Could you describe your job?
I clean and sterilize surgical instrumentation. I take the scissors, knife handles, all of the clamps, and all of the tweezers — we call them forceps — and I disinfect them after surgery. I disinfect them through our washers, disinfectors, and various other mechanical means. I then put them through sterilization so that they are ready to be used once again for another patient. There is so much more to it than that. That’s a very, very basic description.
I use everything from steam to vaporized hydrogen peroxide to sterilize (instruments). It’s a very unknown and underappreciated — I don’t want to say artform — but it’s an unappreciated field for sure.
What is your background?
I have been doing sterile processing for about seven years. I started in Utah at McKay-Dee Hospital, which is an Intermountain Healthcare facility.
I was going into nursing at the time, but I was struggling through college. I had just gotten married, and I was pregnant with my first child. I found sterile processing and fell in love with it. I love behind-the-scenes stuff anyway — and it doesn’t get much more behind the scenes than this.
Nobody really thinks about where the scissors come from. They are just there for surgery, right? So, it was really fascinating to me.
My husband and I, a couple years later, moved back to Boise. I grew up in the area, so we moved back with my parents.
I started working at St. Luke’s in Meridian, and they encouraged me to learn so much more. I started getting more certifications. I started getting more education. I started going to seminars looking into it. I’ve spent seven years learning everything I can, and there’s always something new to learn. It’s medicine, constantly evolving.
I love learning all about it, learning how the instrumentation is used, and understanding the surgeries.
And eventually, I ended up here, and I’m loving it.
How did you get into healthcare?
When I was about 9-10 years old, I was diagnosed with diabetes. The nurses and CNAs who cared for me we really inspiring. Most people don’t find their callings at 9 years old, but I certainly did.
I remember their names because they were that great. I can’t see their faces so much anymore, it’s been like 20 years, but I remember their names.
I remember drawing pictures and wanting to give thank you cards to them because it was so cool. After that I said I wanted to be a nurse. I’m going to go into medicine. I’m going to be a nurse.
As I started going into nursing, I asked myself if I wanted to specialize in something. I got into CS (central service technician) and I started to think about surgical stuff, and how I wanted to do this or that. Eventually, I realized that I am not cut out for college, and I am not a good student. I can’t focus on it. If it doesn’t capture my attention, it doesn’t stick. So, I decided to stick with CS, and I’ve been pursuing that for about 5.5 years. I’ve just been diligently going after sterile processing, and loving every minute of it, learning everything.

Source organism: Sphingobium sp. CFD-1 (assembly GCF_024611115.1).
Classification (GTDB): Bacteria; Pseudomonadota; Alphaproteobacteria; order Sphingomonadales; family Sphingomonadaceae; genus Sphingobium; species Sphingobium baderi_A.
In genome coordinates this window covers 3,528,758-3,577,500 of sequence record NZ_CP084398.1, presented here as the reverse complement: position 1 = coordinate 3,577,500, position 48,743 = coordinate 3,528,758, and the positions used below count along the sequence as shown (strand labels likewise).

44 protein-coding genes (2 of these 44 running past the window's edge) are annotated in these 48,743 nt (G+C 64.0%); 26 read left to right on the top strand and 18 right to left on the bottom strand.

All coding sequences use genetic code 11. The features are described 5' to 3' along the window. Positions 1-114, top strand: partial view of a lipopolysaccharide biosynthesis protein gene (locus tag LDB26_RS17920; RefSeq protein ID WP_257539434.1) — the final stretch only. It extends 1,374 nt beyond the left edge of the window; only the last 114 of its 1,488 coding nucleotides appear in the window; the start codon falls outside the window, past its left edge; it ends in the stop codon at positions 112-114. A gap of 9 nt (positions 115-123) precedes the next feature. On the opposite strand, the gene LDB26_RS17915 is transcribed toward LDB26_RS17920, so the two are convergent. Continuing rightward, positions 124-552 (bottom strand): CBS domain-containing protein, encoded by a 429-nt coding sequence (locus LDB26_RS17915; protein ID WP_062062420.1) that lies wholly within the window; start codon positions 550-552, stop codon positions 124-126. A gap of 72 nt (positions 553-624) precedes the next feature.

It had been my dream for a while to be part of opening up and putting together a new OR, and bringing best practices into sterile processing from the very beginning.
What interested you in joining Saltzer Health — and specifically the surgery center?
Originally it was trying to find full-time work. I was flex-time, which is “as needed,” and I needed full-time work. My husband is a full-time student and I can’t support a family of 4 like that.
I was looking for full-time work, and when I interviewed with Saltzer Health back in November, they were describing it to me, and everything that they were saying was making me so excited.
It’s been my dream to build from the ground up and making something mine and make something perfect. Because I came into Saltzer Health and learned more about it, the goals and the mission of overall healthcare is exactly what I want.
As my team has grown, it’s become a team. It’s not my department, it’s ours. It’s a wonderful feeling to know that it’s not all on me. I have a wonderful team with my co-worker Milla. And I have a wonderful team with all of the nurses and techs, and my leadership. They may not know how to help me, but they definitely know how to find the help for me. I
t’s amazing that I have so many people to rely on. It’s very different form places that I have been before. It’s a joy to come to work now.
What else do you want to share about your work?
Sterile processing is so underrated, and so unknown. I have made it a goal of mine to bring it more to the forefront. It is the backbone of the OR. If there were no sterile instruments, then there would be no surgery.
As I have mentioned before, people don’t think where the instruments come from. Even the doctors I’ve worked with don’t even realize what we have to put this stuff through to get it on the table. It just appears.
People don’t realize, and especially a patient who doesn’t have an understanding of the OR anyway, that there is so much that goes on behind the scenes. It takes up to 12 hours for us to put one set through from decontamination to sterile. It can take a long time. If you’ve got drying times and depending on what the instrument is and how big your instrument set is, it can take a long time to get those through, to get them ready, and sterile, and complete for the surgeon’s use.